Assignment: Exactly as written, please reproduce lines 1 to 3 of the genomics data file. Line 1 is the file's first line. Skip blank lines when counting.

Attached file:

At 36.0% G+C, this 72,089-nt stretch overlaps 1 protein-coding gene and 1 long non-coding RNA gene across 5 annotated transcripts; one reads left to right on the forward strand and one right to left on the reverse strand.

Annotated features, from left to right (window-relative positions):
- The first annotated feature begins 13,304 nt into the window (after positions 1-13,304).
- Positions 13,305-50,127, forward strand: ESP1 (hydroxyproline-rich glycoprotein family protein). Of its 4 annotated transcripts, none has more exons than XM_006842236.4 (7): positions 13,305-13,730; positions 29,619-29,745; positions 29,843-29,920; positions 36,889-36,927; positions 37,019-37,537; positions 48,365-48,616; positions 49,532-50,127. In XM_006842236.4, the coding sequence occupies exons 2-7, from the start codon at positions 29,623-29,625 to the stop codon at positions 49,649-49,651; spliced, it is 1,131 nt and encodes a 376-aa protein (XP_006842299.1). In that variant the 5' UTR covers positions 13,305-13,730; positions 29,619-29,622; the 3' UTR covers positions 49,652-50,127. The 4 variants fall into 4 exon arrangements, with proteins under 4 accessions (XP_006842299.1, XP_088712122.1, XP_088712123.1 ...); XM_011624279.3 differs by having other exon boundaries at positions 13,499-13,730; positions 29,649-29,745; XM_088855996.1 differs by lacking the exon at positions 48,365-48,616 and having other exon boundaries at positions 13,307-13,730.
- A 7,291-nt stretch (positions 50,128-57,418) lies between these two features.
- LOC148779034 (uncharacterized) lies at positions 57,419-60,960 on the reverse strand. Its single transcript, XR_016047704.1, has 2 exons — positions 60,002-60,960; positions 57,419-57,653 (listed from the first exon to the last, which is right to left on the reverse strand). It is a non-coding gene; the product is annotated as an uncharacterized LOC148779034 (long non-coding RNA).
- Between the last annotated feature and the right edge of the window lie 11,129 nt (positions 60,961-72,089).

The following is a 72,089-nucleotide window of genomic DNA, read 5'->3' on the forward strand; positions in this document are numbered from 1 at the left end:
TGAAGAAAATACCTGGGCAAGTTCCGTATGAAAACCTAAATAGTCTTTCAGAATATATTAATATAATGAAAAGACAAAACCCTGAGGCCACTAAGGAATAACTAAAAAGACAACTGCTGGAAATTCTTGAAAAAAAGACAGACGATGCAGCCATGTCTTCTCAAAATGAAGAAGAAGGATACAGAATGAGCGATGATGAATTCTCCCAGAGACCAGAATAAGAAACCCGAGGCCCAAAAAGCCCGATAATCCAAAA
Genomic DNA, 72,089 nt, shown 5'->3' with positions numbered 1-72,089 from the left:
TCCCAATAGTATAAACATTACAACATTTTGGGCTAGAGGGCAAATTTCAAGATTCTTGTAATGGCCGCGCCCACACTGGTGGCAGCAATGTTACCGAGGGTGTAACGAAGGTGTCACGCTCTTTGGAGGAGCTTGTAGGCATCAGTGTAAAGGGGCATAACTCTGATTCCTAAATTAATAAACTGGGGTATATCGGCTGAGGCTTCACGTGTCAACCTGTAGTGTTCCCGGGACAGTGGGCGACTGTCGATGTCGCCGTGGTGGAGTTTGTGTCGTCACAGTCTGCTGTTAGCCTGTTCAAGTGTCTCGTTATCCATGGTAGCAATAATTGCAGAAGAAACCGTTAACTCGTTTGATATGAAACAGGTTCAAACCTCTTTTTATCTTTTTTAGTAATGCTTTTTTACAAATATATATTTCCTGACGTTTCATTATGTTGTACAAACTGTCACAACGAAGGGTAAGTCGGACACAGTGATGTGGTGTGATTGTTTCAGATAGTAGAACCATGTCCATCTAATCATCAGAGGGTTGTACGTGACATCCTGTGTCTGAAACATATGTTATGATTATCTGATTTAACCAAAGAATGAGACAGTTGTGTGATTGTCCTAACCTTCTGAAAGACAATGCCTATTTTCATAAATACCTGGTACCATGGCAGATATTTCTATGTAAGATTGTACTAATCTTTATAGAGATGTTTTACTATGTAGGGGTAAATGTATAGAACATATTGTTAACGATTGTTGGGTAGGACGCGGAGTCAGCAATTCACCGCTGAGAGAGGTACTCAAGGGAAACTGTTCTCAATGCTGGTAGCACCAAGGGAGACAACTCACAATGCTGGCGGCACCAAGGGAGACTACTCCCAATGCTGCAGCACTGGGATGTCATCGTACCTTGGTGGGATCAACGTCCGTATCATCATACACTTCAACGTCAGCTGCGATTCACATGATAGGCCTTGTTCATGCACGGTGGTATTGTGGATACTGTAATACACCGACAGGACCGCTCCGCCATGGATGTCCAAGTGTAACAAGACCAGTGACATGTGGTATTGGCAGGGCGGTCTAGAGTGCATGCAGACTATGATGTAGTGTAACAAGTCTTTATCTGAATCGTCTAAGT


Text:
At 36.0% G+C, this 72,089-nt stretch overlaps 1 protein-coding gene and 1 long non-coding RNA gene across 5 annotated transcripts; one reads left to right on the forward strand and one right to left on the reverse strand.

Annotated features, from left to right (window-relative positions):
- The first annotated feature begins 13,304 nt into the window (after positions 1-13,304).